Posts Tagged ‘IANSA’

Taking Stock of the UN Arms Trade Treaty

Tuesday, July 9th, 2013

The Arms Trade Treaty As Gateway Framework For National Small Arms Control And Disarmament

By Jeff Moran | Geneva

(c) Jeff Moran

Image: (c) Jeff Moran

On 20 June Ambassador Roberto Moritán (Argentina), the former President of the 2012 UN ATT Conference and Chairman of the pre-negotiations process, spoke as part of a public briefing on the ATT at the United Nations in Geneva titled “The Arms Trade Treaty: Past, Present, Future.”

Amb. Moritán explained the ATT should not be seen as a static treaty, like others within the traditional arms control and disarmament field.  Instead, he explained that the ATT is best understood as an ongoing process and a framework…dynamic and expandable with amendments and additional protocols perhaps.  Additional protocols were understood to mean distinct treaties negotiated in addition to the ATT.  An example of a disarmament treaty with additional protocols of would be the 1980 Convention on Certain Conventional Weapons.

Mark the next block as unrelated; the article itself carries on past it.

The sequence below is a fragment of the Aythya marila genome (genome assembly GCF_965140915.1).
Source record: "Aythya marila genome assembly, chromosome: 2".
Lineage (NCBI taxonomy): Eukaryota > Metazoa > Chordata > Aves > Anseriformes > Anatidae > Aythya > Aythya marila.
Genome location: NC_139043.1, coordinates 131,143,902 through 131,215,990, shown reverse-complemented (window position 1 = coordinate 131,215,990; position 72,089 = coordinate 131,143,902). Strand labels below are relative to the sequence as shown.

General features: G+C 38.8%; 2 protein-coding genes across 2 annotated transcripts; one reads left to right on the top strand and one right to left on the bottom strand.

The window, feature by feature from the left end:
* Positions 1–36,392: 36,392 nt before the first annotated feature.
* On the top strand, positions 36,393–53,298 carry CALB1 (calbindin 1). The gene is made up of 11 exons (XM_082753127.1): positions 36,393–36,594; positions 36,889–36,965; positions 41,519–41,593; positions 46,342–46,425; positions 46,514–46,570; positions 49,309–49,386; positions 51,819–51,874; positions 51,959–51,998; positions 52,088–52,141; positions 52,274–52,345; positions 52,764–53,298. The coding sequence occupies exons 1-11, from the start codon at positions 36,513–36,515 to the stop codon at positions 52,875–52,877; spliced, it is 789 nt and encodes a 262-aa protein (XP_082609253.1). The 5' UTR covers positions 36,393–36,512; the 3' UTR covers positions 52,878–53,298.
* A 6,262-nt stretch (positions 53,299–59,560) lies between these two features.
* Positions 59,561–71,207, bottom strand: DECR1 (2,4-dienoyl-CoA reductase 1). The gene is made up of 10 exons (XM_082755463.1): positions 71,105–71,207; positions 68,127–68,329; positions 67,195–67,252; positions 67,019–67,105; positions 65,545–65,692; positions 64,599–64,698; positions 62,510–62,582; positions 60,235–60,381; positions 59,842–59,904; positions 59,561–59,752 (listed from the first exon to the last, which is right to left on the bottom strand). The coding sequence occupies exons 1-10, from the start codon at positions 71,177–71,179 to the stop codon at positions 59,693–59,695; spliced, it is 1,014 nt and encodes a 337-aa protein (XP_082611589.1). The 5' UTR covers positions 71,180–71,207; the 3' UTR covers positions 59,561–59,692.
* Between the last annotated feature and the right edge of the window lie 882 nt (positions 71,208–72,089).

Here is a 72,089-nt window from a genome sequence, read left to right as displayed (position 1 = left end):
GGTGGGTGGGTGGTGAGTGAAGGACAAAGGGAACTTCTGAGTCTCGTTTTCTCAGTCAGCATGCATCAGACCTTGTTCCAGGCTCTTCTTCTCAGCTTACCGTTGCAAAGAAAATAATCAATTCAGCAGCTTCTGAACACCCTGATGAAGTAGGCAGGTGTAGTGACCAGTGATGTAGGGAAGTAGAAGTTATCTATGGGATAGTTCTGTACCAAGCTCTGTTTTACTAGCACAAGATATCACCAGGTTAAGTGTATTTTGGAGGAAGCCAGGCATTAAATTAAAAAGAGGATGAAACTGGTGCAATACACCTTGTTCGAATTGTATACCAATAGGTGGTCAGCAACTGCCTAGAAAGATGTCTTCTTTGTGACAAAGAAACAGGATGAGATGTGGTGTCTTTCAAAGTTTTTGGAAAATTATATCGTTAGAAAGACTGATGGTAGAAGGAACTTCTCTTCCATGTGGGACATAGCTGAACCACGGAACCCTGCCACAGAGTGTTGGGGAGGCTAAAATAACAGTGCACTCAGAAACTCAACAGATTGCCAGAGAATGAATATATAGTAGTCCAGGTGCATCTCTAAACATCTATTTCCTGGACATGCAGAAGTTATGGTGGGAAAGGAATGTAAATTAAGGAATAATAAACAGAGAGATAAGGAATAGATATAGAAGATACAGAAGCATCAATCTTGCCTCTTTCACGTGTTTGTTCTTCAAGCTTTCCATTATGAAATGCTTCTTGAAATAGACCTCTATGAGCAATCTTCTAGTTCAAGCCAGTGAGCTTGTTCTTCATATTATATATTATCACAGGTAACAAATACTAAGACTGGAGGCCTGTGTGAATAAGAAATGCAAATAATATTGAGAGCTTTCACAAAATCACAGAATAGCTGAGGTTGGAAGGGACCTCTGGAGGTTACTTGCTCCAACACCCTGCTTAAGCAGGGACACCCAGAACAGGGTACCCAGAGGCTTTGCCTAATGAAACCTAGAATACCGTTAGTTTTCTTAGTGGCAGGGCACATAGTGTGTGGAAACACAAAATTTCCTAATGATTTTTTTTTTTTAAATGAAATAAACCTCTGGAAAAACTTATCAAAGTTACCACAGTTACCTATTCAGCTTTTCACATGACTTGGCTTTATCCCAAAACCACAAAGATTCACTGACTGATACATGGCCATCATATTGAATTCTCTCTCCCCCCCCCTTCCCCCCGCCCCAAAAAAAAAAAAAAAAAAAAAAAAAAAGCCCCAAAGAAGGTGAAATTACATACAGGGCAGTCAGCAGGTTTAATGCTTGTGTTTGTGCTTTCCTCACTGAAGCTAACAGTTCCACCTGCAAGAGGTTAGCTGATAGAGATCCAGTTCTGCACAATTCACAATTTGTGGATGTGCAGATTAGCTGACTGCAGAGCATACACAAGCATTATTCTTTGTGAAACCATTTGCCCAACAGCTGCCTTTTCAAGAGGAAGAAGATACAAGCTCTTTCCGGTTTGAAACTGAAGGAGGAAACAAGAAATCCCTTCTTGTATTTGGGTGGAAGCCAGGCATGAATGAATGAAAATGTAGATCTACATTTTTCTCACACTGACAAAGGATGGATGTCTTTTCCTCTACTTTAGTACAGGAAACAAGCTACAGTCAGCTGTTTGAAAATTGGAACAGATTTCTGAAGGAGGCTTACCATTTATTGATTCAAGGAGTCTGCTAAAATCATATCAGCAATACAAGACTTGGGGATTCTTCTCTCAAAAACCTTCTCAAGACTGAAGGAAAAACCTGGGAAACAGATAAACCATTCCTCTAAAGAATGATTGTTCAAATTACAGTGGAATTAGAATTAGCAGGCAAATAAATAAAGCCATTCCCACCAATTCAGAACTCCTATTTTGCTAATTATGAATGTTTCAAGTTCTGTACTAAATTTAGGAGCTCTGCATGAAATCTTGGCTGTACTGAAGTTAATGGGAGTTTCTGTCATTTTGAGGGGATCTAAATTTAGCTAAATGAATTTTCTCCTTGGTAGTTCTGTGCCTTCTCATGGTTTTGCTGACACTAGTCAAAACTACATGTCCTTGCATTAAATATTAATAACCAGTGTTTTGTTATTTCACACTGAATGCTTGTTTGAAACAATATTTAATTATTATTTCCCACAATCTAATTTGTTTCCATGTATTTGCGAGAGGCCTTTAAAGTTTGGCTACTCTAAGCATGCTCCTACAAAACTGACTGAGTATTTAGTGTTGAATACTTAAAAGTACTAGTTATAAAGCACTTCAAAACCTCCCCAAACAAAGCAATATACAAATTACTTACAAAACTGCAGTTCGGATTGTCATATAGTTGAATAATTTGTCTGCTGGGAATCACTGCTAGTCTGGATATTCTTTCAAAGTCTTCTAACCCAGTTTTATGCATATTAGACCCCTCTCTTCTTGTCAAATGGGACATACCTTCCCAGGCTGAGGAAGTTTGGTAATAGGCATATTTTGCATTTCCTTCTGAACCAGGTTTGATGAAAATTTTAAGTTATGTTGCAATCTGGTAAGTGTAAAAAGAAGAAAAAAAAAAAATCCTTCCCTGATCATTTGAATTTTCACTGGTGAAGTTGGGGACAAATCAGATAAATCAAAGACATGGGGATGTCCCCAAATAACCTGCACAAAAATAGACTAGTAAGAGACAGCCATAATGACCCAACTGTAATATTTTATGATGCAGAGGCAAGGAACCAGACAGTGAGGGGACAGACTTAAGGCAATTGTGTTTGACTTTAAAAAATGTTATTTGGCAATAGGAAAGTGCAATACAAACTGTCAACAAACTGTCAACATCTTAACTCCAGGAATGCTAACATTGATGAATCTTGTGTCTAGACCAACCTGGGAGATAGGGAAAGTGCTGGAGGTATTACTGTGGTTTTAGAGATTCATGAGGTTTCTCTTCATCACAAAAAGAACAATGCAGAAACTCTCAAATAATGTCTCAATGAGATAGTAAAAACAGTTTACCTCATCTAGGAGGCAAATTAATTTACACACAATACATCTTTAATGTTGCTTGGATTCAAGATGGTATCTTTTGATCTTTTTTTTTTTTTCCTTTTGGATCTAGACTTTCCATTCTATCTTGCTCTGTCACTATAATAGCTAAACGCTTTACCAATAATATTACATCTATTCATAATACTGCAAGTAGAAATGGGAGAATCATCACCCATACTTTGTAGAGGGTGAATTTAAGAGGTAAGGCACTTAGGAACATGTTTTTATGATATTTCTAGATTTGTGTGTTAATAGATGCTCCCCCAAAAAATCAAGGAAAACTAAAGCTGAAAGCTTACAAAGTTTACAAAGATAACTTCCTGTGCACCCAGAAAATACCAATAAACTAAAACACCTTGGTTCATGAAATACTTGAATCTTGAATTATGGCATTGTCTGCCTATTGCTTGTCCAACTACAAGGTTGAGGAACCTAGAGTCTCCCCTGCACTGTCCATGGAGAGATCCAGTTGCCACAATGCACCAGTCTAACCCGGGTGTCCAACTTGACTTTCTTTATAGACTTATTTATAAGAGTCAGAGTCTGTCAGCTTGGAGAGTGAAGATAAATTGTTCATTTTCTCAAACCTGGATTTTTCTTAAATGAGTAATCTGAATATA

Expanding on this theme, Amb. Moritán stated the current “scope,” “parameters,” and “criteria” within the existing treaty “need additional negotiation.”  In particular, he said the scope of the treaty should be expanded over time in light of technological developments, and cited scientific achievements in robotics as one reason for this.  He concluded by stating “the ATT has to lead to negotiations in conventional weapons.  Negotiations of conventional weapons cannot continue to be a taboo in the United, Nations.”

If the ATT is to become a broader framework for ongoing negotiations on conventional arms control and disarmament, it is only a matter of time before the volume of the UN small arms control discussion turns up.  This was hinted at during the follow-on presentation by Sarah Parker of the Small Arms Survey, the UN’s go-to resource for small arms control research and policy development.

Ms. Parker presented a PowerPoint version of a report she published earlier this month called: “The Arms Trade Treaty: A Step Forward in Small Arms Control?”.  She explained in her report that while “the ATT has contributed several missing pieces to the framework of controls governing the international transfer of small arms,” it nonetheless has “provisions that are, in many cases, weaker than existing commitments on small arms transfers agreed more than a decade ago.”  The key takeway: the ATT needs more work with respect to controlling and documenting international small arms transfers at the very least.